Christopher Nolan’s Memento , from a screenplay by Christopher Nolan, based on a short story by Jonathan Nolan, is a difficult film for me to describe or evaluate because it sets its own rules for the audience to follow–which it does at its own peril. I must confess that, while the end credits were rolling, I decided that there was no real payoff for the story, which had been told in an always-uncertain sequence of images and impressions.
The reconstructed premise is this: Leonard Shelby (Guy Pearce), a one-time insurance investigator, has completely lost his short-term memory after being shot during the rape-murder of his wife. The program notes describe his condition as “a rare, untreatable form of memory loss”: He remembers the crime itself vividly, as well as everything that happened to him before that point, but since the damage to his brain he cannot retain a new memory longer than 15 minutes. The only way he can keep track of what has happened in his recent past is to take Polaroid pictures, make notes and even adorn his body parts with tattoos to record what he has learned.
Normally, one would expect a few hospital scenes with the usual medical mumbo-jumbo to authenticate Leonard’s condition. Instead, we are thrust immediately into his troubled mind. In the opening moments, a murder rewinds on-screen: a photograph undevelops and is sucked up into a flashing Polaroid; a bloody carnage is reassembled into human features as a gun barrel pulls away from a twisting mouth. We are at the end of the story, and we are being pulled back to the beginning of one man’s quest to avenge the crimes against his wife. There is no official collaboration with the police, who have written off the case because Leonard himself managed to kill one of the criminals before he was shot, and the police do not accept his story of a second predator.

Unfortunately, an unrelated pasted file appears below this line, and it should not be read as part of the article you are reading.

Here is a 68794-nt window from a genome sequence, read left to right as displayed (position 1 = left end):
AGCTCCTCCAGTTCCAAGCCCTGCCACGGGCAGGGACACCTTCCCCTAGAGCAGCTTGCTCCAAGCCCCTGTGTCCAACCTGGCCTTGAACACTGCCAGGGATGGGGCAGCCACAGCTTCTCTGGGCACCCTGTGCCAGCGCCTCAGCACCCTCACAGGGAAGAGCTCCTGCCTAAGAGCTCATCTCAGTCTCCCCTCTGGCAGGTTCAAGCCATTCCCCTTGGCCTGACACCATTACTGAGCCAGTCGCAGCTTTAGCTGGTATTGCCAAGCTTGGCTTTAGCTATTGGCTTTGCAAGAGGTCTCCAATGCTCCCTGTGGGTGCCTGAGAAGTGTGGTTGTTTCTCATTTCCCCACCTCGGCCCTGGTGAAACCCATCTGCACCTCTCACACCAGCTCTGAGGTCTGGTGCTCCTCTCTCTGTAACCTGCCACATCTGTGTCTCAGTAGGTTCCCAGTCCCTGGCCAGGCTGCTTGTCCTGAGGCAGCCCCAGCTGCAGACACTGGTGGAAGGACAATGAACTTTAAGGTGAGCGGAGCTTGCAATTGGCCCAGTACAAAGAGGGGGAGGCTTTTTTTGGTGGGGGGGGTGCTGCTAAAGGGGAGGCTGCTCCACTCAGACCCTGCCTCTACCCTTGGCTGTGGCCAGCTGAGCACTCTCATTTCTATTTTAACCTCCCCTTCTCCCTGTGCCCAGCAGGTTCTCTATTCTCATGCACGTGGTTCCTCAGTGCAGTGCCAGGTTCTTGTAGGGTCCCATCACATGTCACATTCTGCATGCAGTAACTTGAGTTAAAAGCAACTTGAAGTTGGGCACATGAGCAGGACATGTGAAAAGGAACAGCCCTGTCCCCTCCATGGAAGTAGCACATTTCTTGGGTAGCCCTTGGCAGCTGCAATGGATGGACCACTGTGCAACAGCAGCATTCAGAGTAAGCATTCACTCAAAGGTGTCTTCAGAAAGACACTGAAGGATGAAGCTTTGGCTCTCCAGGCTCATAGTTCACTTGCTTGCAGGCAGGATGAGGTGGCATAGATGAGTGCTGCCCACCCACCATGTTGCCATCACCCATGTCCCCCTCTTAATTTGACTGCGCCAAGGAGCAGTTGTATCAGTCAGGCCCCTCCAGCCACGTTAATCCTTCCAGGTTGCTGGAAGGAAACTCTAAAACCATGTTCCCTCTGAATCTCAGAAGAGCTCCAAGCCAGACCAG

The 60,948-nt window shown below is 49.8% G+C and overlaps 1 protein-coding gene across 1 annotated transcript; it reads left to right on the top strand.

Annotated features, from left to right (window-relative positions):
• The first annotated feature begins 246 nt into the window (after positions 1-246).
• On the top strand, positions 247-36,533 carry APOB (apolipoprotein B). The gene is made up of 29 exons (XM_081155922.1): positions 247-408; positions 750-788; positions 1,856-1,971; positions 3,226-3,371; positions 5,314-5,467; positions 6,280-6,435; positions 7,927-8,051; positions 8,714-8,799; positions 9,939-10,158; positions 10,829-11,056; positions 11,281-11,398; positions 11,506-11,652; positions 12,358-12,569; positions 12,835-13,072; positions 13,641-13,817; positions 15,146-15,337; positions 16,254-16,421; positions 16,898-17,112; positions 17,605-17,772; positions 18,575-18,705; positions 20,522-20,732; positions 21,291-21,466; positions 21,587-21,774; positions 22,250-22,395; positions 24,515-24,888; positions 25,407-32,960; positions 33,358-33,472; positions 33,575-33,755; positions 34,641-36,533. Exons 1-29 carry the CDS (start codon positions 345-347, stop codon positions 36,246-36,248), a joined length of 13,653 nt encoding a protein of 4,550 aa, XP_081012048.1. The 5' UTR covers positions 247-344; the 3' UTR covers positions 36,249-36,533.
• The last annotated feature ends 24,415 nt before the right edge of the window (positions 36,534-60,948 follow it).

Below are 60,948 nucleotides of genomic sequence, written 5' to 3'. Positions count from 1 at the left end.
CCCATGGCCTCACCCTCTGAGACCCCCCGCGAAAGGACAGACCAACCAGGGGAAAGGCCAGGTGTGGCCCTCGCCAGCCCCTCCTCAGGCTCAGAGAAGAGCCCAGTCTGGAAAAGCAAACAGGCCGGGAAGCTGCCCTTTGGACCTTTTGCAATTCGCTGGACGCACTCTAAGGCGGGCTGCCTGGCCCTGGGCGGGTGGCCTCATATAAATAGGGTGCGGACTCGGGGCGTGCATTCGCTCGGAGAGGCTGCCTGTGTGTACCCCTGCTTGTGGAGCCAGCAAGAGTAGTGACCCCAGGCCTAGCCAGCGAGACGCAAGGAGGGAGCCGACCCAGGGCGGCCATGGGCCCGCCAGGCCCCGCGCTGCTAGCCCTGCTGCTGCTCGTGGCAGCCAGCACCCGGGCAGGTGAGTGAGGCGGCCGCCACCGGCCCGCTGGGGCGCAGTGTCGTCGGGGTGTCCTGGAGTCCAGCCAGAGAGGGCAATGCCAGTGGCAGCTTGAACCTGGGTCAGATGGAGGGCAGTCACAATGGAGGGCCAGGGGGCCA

Leonard has no money problems as he drives around in his Jaguar, stopping at seedy motels out of Raymond Chandler’s southern California to question potential witnesses and suspects in the case. He is befriended by a mysteriously motivated waitress named Natalie (Carrie-Anne Moss), who has her own agenda for Leonard in the disposal of her abusive boyfriend. Far from taking pity on Leonard’s bizarre condition, the people he encounters seek ways to exploit him. Motel managers keep shifting him to cheaper rooms at the same expensive prices. A persistently genial pest named Teddy (Joe Pantoliano) keeps stalking him with a strange cheerfulness that seems suspicious. Indeed, Leonard has made a note at some unremembered period not to believe anything Teddy says.